water faucet
High levels of PFAS have been found in drinking water.

Since their inception in the 1940s, the so-called forever chemicals have woven themselves into the fabric of our modern world. But recently, they’ve been appearing in alarming news headlines about their damaging effects on our health.

PFAS have, in fact, come under intense scrutiny due to new research showing their persistent nature in the environment and potential health impacts.

So what are they and are they an issue?

Per- and Polyfluoroalkyl Substances (PFAS) are man-made chemicals, numbering approximately 4,700 variants. What makes them different is their formidable carbon-fluorine (C-F) bonds, renowned among scientists as the mightiest in chemistry.

This stability makes them an important ingredient in many products. PFAS, in various forms, have played pivotal roles in creating oil- and grease-resistant food packaging, non-stick cookware, water- and stain-resistant textiles, and fire-fighting foams, to name a few. Their versatility has propelled them into our daily lives.

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The strength of their carbon-fluorine bonds is also what makes them resist breakdown by natural processes. Their longevity, often measured in centuries, has earned them the moniker of “legacy compounds”.

Forever chemicals

Their presence has been detected in worrying concentrations in drinking water, soil, air and even in Arctic ice. Recent scientific investigations have unveiled a concerning connection between PFAS exposure and damage to health, both in humans and animals.

These effects include an increased risk of cancer, liver damage, compromised immune function, developmental disorders and hormonal disruption.

The adverse health effects can be traced to their persistence within the human body. Unlike many substances that are metabolised and eliminated over time, PFAS accumulate in bodily tissues and fluids without breaking down.

This accumulation creates a perpetual, self-sustaining cycle: PFAS contamination permeates rivers, soil and the food chain. These chemicals find their way into the bodies of humans and animals, where they continue to accumulate over time.

The mounting evidence of PFAS-related health risks has triggered global concern. Organisations such as the Stockholm Convention on Persistent Organic Pollutants have set their sights on imposing stricter regulations on PFAS use within the European Union.

There is still a lot we don’t know about the long-term health consequences of PFAS exposure, but the increasing global concern is indisputable.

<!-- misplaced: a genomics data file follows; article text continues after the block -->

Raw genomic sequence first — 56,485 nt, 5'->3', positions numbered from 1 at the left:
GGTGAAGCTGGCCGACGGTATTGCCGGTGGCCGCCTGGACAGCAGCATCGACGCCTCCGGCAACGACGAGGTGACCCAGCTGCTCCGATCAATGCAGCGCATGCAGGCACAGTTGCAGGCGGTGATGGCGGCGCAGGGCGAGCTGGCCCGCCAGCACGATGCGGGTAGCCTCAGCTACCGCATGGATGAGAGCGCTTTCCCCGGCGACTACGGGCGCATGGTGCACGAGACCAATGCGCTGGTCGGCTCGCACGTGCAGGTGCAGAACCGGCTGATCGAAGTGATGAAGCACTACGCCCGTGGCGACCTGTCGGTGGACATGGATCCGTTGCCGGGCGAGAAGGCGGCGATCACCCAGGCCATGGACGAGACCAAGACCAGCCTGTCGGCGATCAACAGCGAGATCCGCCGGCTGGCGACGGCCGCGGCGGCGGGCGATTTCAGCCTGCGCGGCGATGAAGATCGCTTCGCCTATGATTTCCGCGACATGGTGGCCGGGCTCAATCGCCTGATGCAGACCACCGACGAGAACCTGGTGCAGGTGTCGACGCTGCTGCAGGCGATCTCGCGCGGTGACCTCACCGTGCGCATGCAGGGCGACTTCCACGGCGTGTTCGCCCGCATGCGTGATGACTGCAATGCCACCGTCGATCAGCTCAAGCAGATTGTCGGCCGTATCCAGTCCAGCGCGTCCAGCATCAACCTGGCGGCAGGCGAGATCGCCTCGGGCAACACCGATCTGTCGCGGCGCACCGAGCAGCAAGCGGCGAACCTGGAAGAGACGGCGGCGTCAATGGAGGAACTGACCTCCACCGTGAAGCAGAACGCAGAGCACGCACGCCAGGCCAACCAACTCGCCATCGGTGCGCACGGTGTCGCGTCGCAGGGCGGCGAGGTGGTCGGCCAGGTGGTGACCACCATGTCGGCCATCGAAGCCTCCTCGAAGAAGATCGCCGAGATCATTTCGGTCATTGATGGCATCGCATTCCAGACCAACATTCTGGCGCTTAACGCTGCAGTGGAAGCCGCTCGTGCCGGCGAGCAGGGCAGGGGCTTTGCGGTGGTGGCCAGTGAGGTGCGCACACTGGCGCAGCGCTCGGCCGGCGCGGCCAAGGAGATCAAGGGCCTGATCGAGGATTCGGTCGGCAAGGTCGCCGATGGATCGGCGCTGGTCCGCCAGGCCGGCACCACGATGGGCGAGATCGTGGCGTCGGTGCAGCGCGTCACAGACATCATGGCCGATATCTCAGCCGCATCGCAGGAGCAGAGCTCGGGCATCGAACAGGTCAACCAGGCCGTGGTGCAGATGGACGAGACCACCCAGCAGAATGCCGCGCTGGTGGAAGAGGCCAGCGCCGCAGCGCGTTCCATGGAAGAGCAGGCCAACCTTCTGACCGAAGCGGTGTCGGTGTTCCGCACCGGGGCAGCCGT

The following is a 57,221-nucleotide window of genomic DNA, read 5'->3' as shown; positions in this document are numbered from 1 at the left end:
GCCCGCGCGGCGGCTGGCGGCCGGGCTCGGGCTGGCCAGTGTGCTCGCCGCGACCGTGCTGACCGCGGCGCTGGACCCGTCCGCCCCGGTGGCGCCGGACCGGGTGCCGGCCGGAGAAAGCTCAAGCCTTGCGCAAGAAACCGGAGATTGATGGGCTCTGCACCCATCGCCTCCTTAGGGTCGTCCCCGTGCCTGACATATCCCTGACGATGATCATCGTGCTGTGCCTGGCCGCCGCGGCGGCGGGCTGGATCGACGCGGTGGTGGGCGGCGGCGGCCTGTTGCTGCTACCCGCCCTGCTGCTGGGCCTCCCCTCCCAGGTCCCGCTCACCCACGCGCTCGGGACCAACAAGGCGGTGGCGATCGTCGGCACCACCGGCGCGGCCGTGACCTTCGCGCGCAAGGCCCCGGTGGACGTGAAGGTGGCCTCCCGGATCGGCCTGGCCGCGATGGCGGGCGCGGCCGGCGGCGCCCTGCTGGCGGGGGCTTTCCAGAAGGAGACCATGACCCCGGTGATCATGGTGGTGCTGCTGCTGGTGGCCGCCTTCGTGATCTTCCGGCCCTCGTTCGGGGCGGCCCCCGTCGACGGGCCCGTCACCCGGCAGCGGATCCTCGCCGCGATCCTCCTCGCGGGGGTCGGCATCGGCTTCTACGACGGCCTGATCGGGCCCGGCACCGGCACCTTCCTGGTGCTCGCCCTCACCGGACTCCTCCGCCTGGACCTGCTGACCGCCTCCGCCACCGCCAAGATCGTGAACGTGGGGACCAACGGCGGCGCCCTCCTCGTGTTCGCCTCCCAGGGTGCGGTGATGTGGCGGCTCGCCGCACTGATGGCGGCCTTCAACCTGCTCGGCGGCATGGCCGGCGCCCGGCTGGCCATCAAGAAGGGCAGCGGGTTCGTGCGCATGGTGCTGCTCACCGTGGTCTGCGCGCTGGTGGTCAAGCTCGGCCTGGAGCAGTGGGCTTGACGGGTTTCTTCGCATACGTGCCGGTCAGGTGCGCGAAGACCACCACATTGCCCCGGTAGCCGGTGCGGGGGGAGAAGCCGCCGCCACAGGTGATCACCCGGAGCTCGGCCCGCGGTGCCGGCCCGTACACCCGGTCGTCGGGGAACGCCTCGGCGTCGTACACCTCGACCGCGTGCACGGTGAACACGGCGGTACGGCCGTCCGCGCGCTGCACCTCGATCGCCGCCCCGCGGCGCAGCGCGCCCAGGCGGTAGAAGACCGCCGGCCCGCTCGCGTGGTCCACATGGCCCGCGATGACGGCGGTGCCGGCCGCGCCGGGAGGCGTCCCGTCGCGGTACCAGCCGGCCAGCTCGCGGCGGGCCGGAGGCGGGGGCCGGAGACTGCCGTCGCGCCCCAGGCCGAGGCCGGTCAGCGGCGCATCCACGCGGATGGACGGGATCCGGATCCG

In the UK and Ireland, PFAS contamination infiltrates everyday consumer products and industrial processes. In 2019, the UK Environment Agency’s screening consistently identified PFAS in surface water samples, with PFOA and PFOS found at 96% of the sites they surveyed.

The presence of heightened PFAS concentrations signifies that none of England’s rivers meet the “good chemical” status criteria established by the Water Framework Directive. The Chief Scientist’s Group report identified military and civilian airfields, landfills and wastewater treatment facilities as the likely sources of PFAS contamination.

A pressing issue in Europe and the UK is the absence of standardised regulations regarding these forever chemicals. Only two of the most prevalent PFAS variants, PFOA and PFOS, are currently monitored in the UK.

The Environment Agency’s 2021 report underscored gaps in the environmental monitoring of PFAS in British waters.

These gaps include a lack of toxicology information about how PFAS are released throughout the life cycle of consumer products and drinking water, for instance recycling and waste disposal practices. This makes it difficult to properly assess the risks forever chemicals may pose.

The solution

It’s important to acknowledge that certain PFAS play a crucial role in drug formulations and medical uses.

But the lack of research, testing, and public awareness surrounding these compounds has allowed this issue to persist for too long, mostly due to the useful properties of forever chemicals.

The intricacies associated with PFAS mean we need a holistic approach involving research to discover new chemical compounds that do not harm the environment and human health.

While the solution is complex, it is undoubtedly achievable. We need stringent regulations, more research and a global effort to eliminate PFAS. The pay off is worth it – a safer and healthier future for both our planet and its inhabitants.The Conversation

Eadaoin Carthy, Assistant Professor of Mechanical and Manufacturing Engineering, Dublin City University and Abrar Abdelsalam, Research Assistant in Biomedical Engineering, Dublin City University

This article is republished from The Conversation under a Creative Commons license. Read the original article.

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